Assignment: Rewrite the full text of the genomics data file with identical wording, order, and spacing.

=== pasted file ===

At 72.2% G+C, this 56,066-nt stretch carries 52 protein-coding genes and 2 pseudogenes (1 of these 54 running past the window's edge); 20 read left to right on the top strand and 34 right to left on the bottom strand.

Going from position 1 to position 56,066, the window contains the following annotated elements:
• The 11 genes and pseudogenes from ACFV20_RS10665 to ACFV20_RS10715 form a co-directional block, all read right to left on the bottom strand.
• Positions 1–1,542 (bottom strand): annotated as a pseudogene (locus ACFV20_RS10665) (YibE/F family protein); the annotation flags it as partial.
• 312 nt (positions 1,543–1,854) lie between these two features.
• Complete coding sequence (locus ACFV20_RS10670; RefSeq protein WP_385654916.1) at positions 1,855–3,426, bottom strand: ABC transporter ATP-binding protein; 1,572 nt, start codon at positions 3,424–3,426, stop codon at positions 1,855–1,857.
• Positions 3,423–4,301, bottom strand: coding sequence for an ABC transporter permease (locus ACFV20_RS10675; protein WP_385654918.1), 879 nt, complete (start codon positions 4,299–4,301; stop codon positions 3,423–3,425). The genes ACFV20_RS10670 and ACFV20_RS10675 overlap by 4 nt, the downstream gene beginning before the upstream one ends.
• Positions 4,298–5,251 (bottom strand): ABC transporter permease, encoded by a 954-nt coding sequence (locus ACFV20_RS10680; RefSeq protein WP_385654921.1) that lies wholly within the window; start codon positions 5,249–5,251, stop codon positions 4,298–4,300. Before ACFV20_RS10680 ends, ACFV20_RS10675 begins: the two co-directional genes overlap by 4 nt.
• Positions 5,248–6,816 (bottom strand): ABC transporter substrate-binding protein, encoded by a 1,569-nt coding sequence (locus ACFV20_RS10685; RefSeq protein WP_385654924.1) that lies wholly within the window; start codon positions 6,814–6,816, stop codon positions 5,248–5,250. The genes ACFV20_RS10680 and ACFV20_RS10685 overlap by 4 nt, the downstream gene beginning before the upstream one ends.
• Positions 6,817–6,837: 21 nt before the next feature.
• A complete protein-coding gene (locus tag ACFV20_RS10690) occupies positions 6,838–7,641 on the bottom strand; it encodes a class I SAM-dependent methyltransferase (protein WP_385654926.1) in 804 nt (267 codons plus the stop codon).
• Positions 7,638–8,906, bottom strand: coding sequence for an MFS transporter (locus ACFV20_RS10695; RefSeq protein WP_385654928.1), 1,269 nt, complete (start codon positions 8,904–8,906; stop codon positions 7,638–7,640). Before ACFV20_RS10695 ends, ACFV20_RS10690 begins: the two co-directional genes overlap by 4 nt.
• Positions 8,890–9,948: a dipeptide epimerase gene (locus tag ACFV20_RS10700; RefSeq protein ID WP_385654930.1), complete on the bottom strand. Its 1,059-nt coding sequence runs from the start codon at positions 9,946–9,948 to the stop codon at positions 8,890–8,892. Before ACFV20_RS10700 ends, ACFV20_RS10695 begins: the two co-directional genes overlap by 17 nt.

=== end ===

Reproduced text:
At 72.2% G+C, this 56,066-nt stretch carries 52 protein-coding genes and 2 pseudogenes (1 of these 54 running past the window's edge); 20 read left to right on the top strand and 34 right to left on the bottom strand.

Going from position 1 to position 56,066, the window contains the following annotated elements:
• The 11 genes and pseudogenes from ACFV20_RS10665 to ACFV20_RS10715 form a co-directional block, all read right to left on the bottom strand.
• Positions 1–1,542 (bottom strand): annotated as a pseudogene (locus ACFV20_RS10665) (YibE/F family protein); the annotation flags it as partial.
• 312 nt (positions 1,543–1,854) lie between these two features.
• Complete coding sequence (locus ACFV20_RS10670; RefSeq protein WP_385654916.1) at positions 1,855–3,426, bottom strand: ABC transporter ATP-binding protein; 1,572 nt, start codon at positions 3,424–3,426, stop codon at positions 1,855–1,857.
• Positions 3,423–4,301, bottom strand: coding sequence for an ABC transporter permease (locus ACFV20_RS10675; protein WP_385654918.1), 879 nt, complete (start codon positions 4,299–4,301; stop codon positions 3,423–3,425). The genes ACFV20_RS10670 and ACFV20_RS10675 overlap by 4 nt, the downstream gene beginning before the upstream one ends.
• Positions 4,298–5,251 (bottom strand): ABC transporter permease, encoded by a 954-nt coding sequence (locus ACFV20_RS10680; RefSeq protein WP_385654921.1) that lies wholly within the window; start codon positions 5,249–5,251, stop codon positions 4,298–4,300. Before ACFV20_RS10680 ends, ACFV20_RS10675 begins: the two co-directional genes overlap by 4 nt.
• Positions 5,248–6,816 (bottom strand): ABC transporter substrate-binding protein, encoded by a 1,569-nt coding sequence (locus ACFV20_RS10685; RefSeq protein WP_385654924.1) that lies wholly within the window; start codon positions 6,814–6,816, stop codon positions 5,248–5,250. The genes ACFV20_RS10680 and ACFV20_RS10685 overlap by 4 nt, the downstream gene beginning before the upstream one ends.
• Positions 6,817–6,837: 21 nt before the next feature.
• A complete protein-coding gene (locus tag ACFV20_RS10690) occupies positions 6,838–7,641 on the bottom strand; it encodes a class I SAM-dependent methyltransferase (protein WP_385654926.1) in 804 nt (267 codons plus the stop codon).
• Positions 7,638–8,906, bottom strand: coding sequence for an MFS transporter (locus ACFV20_RS10695; RefSeq protein WP_385654928.1), 1,269 nt, complete (start codon positions 8,904–8,906; stop codon positions 7,638–7,640). Before ACFV20_RS10695 ends, ACFV20_RS10690 begins: the two co-directional genes overlap by 4 nt.
• Positions 8,890–9,948: a dipeptide epimerase gene (locus tag ACFV20_RS10700; RefSeq protein ID WP_385654930.1), complete on the bottom strand. Its 1,059-nt coding sequence runs from the start codon at positions 9,946–9,948 to the stop codon at positions 8,890–8,892. Before ACFV20_RS10700 ends, ACFV20_RS10695 begins: the two co-directional genes overlap by 17 nt.